The CDC suspects a source of ground beef from being infected with E. coli in six states



Health officials say ground beef is the likely source of an outbreak of food poisoning that has sickened more than 100 people in six states. Centers for Disease Control and Prevention Friday said that no suppliers, distributors or brands of meat has been identified.

The CDC says people can continue to eat ground beef. The meat should be cooked through 160 degrees to kill the germs.

The epidemic began in early March. Up to now, 109 people have been infected with E. coli O103, an unusual strain of the bacterium. They reported eating ground beef at home and at the restaurant.

Seventeen people were hospitalized. Nobody died. Half of the cases are in Kentucky. The others are Georgia, Indiana, Ohio, Tennessee and Virginia.

This is the third largest epidemic of E. Coli in several states reported for 20 years, said the CDC.

Escherichia coli (abbreviated E. coli) are bacteria found in the environment, food and intestines of humans and animals.

Although many strains of E. Coli are harmless, others can cause illness after food contamination.

E. coli has caused many recalls of romaine lettuce over the past year, but hatching was declared over in January. Spinach, ground beef and flour have also been implicated in E. coli outbreaks.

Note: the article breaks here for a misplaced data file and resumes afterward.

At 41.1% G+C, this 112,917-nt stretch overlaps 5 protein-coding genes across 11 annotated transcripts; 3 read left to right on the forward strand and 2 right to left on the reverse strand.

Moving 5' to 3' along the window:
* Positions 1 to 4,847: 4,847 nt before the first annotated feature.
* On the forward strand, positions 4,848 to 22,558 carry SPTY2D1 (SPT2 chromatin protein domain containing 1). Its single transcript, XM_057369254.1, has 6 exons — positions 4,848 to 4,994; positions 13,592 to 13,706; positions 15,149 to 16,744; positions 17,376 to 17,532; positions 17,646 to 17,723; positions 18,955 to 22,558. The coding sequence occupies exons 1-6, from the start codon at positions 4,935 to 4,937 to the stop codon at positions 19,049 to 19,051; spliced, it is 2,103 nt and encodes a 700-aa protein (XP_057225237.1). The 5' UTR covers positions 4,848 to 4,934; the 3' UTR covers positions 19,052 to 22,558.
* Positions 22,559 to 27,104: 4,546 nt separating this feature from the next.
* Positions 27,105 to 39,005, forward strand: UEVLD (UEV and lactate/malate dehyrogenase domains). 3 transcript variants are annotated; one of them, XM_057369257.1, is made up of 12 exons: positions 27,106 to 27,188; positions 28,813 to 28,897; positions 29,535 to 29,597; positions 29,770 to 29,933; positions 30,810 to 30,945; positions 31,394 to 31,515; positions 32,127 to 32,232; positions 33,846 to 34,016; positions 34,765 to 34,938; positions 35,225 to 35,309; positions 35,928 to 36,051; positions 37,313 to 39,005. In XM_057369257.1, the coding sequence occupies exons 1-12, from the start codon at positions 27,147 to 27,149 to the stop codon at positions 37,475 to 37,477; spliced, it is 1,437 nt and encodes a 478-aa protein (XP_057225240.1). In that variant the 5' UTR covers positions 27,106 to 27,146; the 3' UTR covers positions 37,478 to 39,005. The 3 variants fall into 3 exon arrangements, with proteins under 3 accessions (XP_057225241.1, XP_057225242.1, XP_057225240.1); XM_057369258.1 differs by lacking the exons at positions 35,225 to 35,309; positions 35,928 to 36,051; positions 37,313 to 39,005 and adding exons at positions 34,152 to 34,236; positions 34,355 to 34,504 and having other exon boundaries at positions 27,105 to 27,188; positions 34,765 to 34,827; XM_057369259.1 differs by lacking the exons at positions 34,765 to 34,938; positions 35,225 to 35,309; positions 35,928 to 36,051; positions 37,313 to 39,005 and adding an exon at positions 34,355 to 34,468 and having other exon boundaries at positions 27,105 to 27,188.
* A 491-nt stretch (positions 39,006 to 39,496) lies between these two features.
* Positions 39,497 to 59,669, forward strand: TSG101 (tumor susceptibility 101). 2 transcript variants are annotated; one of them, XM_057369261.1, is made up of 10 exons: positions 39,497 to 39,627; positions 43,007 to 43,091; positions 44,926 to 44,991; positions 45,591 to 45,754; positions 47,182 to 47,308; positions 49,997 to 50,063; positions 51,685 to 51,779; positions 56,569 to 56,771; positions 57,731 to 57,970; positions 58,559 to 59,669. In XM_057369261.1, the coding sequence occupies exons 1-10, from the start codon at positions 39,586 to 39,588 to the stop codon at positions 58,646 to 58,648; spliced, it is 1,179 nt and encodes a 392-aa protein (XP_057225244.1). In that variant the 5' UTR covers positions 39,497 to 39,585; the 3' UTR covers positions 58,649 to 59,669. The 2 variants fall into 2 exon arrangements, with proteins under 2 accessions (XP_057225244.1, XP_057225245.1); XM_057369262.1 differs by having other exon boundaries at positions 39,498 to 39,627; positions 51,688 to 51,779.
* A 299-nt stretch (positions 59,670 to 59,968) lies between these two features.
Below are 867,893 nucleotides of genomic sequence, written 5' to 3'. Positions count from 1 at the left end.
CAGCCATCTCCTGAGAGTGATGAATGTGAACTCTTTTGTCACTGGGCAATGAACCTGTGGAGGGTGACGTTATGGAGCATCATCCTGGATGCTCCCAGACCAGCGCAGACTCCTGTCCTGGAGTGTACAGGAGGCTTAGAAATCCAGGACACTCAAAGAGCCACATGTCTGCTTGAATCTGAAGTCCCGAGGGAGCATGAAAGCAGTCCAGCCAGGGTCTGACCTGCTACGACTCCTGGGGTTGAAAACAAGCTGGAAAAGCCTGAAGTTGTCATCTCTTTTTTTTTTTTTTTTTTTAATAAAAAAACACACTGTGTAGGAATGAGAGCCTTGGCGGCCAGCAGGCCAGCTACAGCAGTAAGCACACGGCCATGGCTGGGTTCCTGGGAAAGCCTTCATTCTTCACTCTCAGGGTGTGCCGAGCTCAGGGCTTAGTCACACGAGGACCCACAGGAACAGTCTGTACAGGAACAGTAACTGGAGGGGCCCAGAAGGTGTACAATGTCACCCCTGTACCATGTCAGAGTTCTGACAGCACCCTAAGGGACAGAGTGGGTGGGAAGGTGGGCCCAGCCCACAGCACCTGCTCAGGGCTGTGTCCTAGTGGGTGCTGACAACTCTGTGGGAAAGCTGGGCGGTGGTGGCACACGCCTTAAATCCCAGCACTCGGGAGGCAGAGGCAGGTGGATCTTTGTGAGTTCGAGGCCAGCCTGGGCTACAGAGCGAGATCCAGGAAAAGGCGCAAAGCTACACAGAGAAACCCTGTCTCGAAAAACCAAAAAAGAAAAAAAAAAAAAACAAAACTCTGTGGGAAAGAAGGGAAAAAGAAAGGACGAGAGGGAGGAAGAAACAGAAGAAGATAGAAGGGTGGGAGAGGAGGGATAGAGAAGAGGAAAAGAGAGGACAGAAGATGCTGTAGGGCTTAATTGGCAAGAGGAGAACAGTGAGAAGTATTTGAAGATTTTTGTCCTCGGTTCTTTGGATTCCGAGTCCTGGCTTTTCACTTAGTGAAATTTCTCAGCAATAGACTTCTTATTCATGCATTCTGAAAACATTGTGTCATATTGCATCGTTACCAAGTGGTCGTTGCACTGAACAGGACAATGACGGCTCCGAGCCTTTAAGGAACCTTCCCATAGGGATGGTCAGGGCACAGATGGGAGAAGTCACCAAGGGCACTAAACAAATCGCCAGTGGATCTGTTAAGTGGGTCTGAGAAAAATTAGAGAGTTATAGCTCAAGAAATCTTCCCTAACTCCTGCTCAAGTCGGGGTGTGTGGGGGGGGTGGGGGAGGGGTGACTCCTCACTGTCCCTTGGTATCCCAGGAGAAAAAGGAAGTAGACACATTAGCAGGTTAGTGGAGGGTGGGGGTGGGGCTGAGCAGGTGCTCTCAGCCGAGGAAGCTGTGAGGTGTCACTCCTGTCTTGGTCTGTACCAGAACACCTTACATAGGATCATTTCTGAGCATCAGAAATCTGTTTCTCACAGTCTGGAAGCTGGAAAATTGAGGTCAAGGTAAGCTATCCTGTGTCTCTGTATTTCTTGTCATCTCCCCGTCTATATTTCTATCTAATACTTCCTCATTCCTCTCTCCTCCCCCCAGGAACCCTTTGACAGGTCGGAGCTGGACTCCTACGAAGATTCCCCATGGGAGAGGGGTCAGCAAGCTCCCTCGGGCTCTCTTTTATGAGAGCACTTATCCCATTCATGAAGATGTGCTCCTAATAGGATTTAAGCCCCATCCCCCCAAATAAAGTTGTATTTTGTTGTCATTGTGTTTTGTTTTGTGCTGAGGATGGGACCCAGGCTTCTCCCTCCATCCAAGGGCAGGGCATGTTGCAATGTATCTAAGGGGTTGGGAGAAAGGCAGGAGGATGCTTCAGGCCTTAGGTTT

People are usually afflicted with E. Coli two to eight days after swallowing the germ. Symptoms include diarrhea, which can be bloody, severe stomach cramps and vomiting.

E. coli infections usually disappear within a week, but more severe cases can result in a type of kidney failure called hemolytic uremic syndrome (HUS).

The symptoms of HUS include fever, abdominal pain, pale skin, fatigue and irritability, unexplained bruising or bleeding from the nose and mouth and decreased urination. These complications are more common in young children under 5, older adults and people with weakened immune systems.

Anyone with these symptoms should seek immediate medical attention.

The CDC recommends the following steps to reduce the risk of E. coli infections:

  • Wash your hands frequently, especially after using the toilet or changing diapers, before and after the preparation or consumption of food and after contact with animals.
  • Cook meat thoroughly to kill harmful germs. Steaks and roasts should be cooked to at least 145 ° F. Let stand 3 minutes after removing meat from grill or oven. Cook ground beef and pork at least 160 ° F. Use a food thermometer to check the temperature of the meat.
  • Do not cross-contaminate food preparation areas by washing hands, countertops, cutting boards and utensils thoroughly after touching raw meat.
  • Wash fruits and vegetables before eating, unless the packaging indicates that the contents have been washed.
  • Avoid raw milk, other unpasteurized dairy products and unpasteurized juices.
  • Do not prepare food or drink for others when you are sick.

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